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Malaysia uses sledgehammer to crack crypto nut

With a new capital markets law, Malaysia declares any and all cryptocurrencies to be securities — and promises heavy fines and 10-year jail terms for breaches of its regulations

On January 14, Malaysia’s finance minister announced that from January 15th digital currencies and tokens in Malaysia will be categorized and regulated as securities and all businesses dealing in cryptocurrencies will need to adhere to the country’s regulatory framework for digital assets.

In the statement, finance minister Lim Guan Eng announced the Capital Markets and Services (Prescription of Securities) (Digital Currency and Digital Token) Order 2019 and said the offering and trading of digital assets, which includes both digital currencies and tokens, will require authorization from the Securities Commission of Malaysia and will need to comply with all local securities laws.

The finance ministry has also stated that harsh penalties will be enforced against those who do not comply with the regulations. "Anyone offering an ICO or operating a digital asset exchange without the SC’s approval may be punished, on conviction, with imprisonment up to ten years and fine up to RM10 million," the ministry said.

Malaysian digital currency exchange, XBit Asia, halted its services immediately as a result of the new cryptocurrency regulations and Bitcoin ATMs in Malaysia have ceased operations.

Malaysian approach in contrast to international norms

The move by the Malaysian finance ministry to categorize all cryptographic assets – including digital currencies like bitcoin, and utility tokens – as financial securities, deviates markedly from how the majority of countries are tackling cryptocurrency regulation.

Most regulators are leaning towards only categorizing ICO tokens as securities while classifying digital currencies such as bitcoin as either commodities or property.

In the US, for example, bitcoin and ether are not classified as securities while digital tokens launched during an ICO that do not pass the Howey Test are considered financial securities and are, thus, required to comply to US securities laws.

Japan and Germany, have gone as far as to make bitcoin a legally accepted payment method and are also only looking to regulate specific types of token offerings as securities.

While Malaysia has not been able to establish itself as a blockchain powerhouse in Asia the same way that South Korea and Japan have, it is still home to several leading blockchain projects and a thriving tech startup scene.

The most notable Malaysia blockchain venture is the Kuala Lumpur-based NEM Foundation, which has set up South East Asia’s largest blockchain center in Malaysia’s capital. Other local blockchain startups include Etherscan, HelloGold, and LuxTag.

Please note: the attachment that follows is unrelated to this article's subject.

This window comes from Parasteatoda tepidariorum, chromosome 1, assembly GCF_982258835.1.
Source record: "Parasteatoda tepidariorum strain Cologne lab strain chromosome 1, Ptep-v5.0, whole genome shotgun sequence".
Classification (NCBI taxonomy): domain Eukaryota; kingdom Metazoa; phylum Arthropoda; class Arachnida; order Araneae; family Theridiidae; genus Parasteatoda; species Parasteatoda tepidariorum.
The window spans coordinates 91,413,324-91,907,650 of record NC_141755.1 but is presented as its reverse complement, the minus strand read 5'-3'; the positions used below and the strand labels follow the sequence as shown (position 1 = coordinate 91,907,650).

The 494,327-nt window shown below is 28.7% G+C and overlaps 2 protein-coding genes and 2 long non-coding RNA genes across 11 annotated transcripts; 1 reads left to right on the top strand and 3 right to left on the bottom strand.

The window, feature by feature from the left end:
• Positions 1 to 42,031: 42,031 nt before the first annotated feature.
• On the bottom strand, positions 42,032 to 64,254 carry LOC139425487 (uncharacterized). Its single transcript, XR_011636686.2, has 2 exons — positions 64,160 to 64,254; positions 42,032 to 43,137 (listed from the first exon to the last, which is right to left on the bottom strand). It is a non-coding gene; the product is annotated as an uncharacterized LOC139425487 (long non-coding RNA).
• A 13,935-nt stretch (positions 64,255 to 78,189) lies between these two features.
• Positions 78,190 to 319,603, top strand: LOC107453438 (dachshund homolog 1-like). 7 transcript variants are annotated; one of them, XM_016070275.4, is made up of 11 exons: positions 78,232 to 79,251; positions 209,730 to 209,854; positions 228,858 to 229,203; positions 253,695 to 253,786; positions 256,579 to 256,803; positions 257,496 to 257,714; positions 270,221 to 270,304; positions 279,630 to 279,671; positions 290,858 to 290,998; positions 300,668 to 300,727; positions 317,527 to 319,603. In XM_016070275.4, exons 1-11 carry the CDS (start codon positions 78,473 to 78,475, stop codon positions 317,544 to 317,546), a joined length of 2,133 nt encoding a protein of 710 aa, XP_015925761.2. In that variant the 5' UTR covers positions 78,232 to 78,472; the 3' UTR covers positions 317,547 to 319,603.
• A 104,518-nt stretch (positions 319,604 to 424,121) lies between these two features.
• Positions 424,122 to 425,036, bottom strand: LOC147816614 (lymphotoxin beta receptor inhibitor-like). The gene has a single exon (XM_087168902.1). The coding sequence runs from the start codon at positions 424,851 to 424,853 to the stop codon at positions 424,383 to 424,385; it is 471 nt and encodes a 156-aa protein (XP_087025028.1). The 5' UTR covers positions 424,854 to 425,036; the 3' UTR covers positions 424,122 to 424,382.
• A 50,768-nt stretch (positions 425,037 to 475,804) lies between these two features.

For blockchain startups that are looking to raise funds through ICOs, the regulations will mean a pile of new paperwork to fill out and new rules to adhere to. For exchanges, the regulations mean tighter KYC/AML procedures and more interactions with the regulators.

It is difficult to be too specific, however, as to what the potential impact of the move will be, as the Malaysian government has not provided the details of any new crypto specific legislation. It is understood the Malaysian Securities Commission (SC) is working on formulating a detailed regulatory framework that will provide guidelines for the offering and trading of digital assets — but the framework is not expected to be released until the end of the first quarter of 2019.

With uncertainty surrounding how existing businesses would be treated post January 15th, organizations like XBit Asia have opted to freeze user funds and halt operations until further notice. Regarding the threat of fines and imprisonment, the company says "we are currently unclear on the operational process and we are taking proactive measures to stop all trading/withdrawal and deposit process till further notice. Once we get some clarity on the announcement made, we will operate and resume the business as usual."

*XBit Asia tells its customers not to request withdrawals or deposits *

Industry observers say any new regulations will likely only impact fintech blockchain companies with a tokenized business model, and exchanges dealing in digital assets. Pure-play blockchain startups that do not use tokens should not be affected.

Curiously, in the same announcement, the Malaysian government seemed to be trying to have its cake and eat it too with regards to the positive evolution of blockchain in the country. "The Ministry of Finance (MOF) views digital assets, as well as its underlying blockchain technologies, as having the potential to bring about innovation in both old and new industries. In particular, we believe digital assets have a role to play as an alternative fundraising avenue for entrepreneurs and new businesses, and an alternative asset class for investors," the statement read.

The positive interpretation that the regulations might help drive investment in digital assets, as they would now be perceived as a ‘legitimate’ asset class, is a stretch — especially as it relates to Malaysians themselves. A recent Malaysian central bank report found that Malaysians prefer to invest in bank deposits instead of financial securities such as stocks and bonds. Thus, regulating digital assets will probably not drive more investors towards cryptocurrencies even though the new framework will likely result in a safer trading environment for digital assets.


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